Human walking is remarkably adaptable on short and long timescales. We can immediately transition between directions and gait patterns, and we can adaptively learn accurate calibrations for different walking contexts. Here we studied the degree to which different motor patterns can adapt independently. We used a split-belt treadmill to adapt the right and left legs to different speeds and in different directions (forward versus backward). To our surprise, adults could easily walk with their legs moving in opposite directions. Analysis of aftereffects showed that walking adaptations are stored independently for each leg and do not transfer across directions. Thus, there are separate functional networks controlling forward and backward walking in humans, and the circuits controlling the right and left legs can be trained individually. Such training could provide a new therapeutic approach for correcting various walking asymmetries.
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Thanks to D. Reisman, S. Morton, J. Bastian and E. Connor for thoughtful discussions and input about these studies, and to A. Torrie for help with testing. This work was supported by US National Institutes of Health R01HD048740 and C06RR15488.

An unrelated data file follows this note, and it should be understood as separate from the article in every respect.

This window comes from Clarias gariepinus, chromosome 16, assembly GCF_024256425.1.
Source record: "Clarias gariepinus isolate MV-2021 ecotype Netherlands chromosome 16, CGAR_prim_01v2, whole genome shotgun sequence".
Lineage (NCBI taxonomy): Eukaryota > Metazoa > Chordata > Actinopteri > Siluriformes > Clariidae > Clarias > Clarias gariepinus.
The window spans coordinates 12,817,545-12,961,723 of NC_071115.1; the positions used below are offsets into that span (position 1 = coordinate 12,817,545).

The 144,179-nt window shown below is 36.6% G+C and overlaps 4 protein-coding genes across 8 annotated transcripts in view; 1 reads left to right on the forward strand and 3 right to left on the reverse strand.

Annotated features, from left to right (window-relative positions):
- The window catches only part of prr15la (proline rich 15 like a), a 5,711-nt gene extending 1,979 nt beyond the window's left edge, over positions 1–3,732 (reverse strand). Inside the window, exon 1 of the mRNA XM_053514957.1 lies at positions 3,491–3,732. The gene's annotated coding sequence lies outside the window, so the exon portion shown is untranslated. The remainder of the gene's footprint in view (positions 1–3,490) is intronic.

The authors declare no competing financial interests.
Animation of experiment I: test of transfer from forward to backward walking. (MOV 1208 kb)
Animation of experiment II: test of transfer from backward to forward walking. (MOV 1344 kb)
Animation of experiment III: test of dual adaptation in backward and forward walking. (MOV 1919 kb)
Animation of hybrid adaptation: hybrid-walking adaptation. (MOV 819 kb)
Animation of experiment IV: test of transfer from hybrid walking to forward and backward walking. (MOV 1843 kb)
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Choi, J., Bastian, A. Adaptation reveals independent control networks for human walking. Nat Neurosci 10, 1055–1062 (2007). https://doi.org/10.1038/nn1930
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